House Logo
Explore categories +

Natalia Almada (#110 of 2)

Los Angeles Film Festival 2011: Las Malas Intenciones, El Velador, 108, Paraiso for Sale, Unfinished Spaces, & Medianeras

Comments Comments (...)

Los Angeles Film Festival 2011: <em>Las Malas Intenciones</em>, <em>El Velador</em>, <em>108</em>, <em>Paraiso for Sale</em>, <em>Unfinished Spaces</em>, & <em>Medianeras</em>
Los Angeles Film Festival 2011: <em>Las Malas Intenciones</em>, <em>El Velador</em>, <em>108</em>, <em>Paraiso for Sale</em>, <em>Unfinished Spaces</em>, & <em>Medianeras</em>

A film festival is animated by an ethos ostensibly controlled by its programmers, but inevitably influenced by the city the festival calls home. So what drives the Los Angeles Film Festival, now in its 17th year? If there’s any place in the world that’s instantly associated with the movies, it’s Los Angeles, and yet the city lacks an agenda-setting festival like Sundance, Cannes, or Toronto. Perhaps it’s a testament to how thoroughly the Hollywood juggernaut dominates the agenda in every other sense. Nevertheless, Film Independent continues to foster a local festival culture with the LA Film Fest, showcasing a variety of emerging talents both domestic and international.

There are a number of intriguing threads running through the festival, and one of them is its strong focus on Latin American cinema. It’s undoubtedly influenced by the position of Los Angeles as an international hub, home to a diverse host of immigrant populations and so neighborly close to Mexico. A slate of films from Latin America runs the gamut from intensive political-structural critique to heartfelt personal drama.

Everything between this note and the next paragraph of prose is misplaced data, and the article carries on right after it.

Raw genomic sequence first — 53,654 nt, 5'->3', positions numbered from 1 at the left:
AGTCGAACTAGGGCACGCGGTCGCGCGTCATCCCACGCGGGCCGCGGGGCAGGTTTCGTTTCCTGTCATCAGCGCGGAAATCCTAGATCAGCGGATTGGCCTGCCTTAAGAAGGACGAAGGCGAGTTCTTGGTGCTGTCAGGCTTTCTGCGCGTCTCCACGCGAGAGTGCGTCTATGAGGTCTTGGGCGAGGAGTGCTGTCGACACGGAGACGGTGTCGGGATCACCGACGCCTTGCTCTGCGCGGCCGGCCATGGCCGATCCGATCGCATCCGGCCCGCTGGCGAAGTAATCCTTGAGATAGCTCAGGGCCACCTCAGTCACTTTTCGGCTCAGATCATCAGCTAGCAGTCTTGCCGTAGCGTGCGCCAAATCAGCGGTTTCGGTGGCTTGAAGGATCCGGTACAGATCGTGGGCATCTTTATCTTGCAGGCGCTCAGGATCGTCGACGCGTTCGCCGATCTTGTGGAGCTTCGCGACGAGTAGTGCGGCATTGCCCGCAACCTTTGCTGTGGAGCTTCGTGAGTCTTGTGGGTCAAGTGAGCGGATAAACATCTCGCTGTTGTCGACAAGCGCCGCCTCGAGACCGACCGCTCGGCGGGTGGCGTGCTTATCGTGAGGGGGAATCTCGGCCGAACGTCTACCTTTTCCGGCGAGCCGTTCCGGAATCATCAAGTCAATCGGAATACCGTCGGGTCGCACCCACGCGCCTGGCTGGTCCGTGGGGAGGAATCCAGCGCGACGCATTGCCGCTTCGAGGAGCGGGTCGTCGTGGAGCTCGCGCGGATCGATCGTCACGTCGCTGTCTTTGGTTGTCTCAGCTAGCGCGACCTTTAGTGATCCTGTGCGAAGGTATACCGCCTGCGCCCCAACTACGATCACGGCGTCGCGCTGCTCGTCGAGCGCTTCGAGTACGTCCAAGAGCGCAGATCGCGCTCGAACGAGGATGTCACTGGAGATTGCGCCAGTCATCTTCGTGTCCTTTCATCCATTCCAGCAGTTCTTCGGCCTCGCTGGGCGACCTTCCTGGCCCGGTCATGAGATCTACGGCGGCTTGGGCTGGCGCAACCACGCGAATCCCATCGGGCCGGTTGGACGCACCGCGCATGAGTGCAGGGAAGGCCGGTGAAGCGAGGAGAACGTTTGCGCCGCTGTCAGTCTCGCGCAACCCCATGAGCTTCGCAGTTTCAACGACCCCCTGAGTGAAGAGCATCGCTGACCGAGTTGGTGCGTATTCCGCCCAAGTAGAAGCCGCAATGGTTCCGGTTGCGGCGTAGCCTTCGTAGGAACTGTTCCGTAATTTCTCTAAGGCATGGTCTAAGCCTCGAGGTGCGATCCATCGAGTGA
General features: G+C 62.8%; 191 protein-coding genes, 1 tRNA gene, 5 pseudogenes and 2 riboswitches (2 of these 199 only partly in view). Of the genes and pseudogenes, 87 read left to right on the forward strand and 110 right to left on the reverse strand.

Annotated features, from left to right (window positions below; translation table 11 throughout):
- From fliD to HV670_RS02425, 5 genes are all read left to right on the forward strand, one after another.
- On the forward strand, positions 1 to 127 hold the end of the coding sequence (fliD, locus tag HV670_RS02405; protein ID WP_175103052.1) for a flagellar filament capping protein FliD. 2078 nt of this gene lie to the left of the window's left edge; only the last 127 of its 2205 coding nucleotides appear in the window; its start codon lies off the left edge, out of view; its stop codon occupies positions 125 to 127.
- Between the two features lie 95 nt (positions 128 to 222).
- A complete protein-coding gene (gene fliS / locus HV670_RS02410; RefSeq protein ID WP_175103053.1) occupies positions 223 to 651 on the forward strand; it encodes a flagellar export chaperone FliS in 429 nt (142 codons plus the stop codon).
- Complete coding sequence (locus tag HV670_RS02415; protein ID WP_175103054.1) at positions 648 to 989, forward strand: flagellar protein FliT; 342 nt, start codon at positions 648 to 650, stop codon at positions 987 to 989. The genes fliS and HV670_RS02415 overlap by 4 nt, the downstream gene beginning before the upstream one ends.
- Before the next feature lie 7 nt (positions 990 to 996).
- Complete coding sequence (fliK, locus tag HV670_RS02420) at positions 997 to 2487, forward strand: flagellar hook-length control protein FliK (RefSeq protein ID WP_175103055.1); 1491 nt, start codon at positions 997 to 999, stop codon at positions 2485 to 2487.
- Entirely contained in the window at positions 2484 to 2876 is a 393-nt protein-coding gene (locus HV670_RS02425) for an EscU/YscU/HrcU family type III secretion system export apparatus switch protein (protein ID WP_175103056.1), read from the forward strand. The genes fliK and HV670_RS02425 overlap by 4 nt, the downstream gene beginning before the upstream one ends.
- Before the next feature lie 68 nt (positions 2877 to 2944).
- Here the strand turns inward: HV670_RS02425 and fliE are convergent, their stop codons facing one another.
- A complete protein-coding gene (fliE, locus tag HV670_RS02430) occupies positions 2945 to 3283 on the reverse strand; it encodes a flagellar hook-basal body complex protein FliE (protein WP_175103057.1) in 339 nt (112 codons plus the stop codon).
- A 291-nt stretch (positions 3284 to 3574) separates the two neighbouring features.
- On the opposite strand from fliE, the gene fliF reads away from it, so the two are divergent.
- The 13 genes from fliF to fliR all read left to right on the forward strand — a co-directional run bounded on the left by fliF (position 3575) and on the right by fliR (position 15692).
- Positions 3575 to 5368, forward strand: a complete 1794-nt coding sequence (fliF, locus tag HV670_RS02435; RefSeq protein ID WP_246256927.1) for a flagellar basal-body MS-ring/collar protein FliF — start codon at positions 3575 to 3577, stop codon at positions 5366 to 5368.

New Directors/New Films 2011: El Velador

Comments Comments (...)

New Directors/New Films 2011: <em>El Velador</em>
New Directors/New Films 2011: <em>El Velador</em>

“A film about violence without violence,” as the production notes put it, El Velador is deliberate, repetitive, and deceptively peaceful. Watching it feels at first as if you’re eavesdropping on someone else’s daydream, as director/producer/DP/editor Natalia Almada captures the rhythms of daily and nightly life in a Sinaloa cemetery in a quiet flow of images that gains power with surprising speed, breaching the seawall of our preconceived notions to impress upon us the horror of the war being waged on civil society in Mexico by a handful of drug cartels.

Lining the central road through the cemetery and extending several rows back are a forest of elaborate mausoleums that look like high-end haciendas in miniature. A construction crew comes in every day to build more and Almada is there to document their work, her lingering close-ups of bare feet and deteriorating shoes clinging to precarious perches personifying the grace and resilience that are characteristic of Mexico’s campesinos.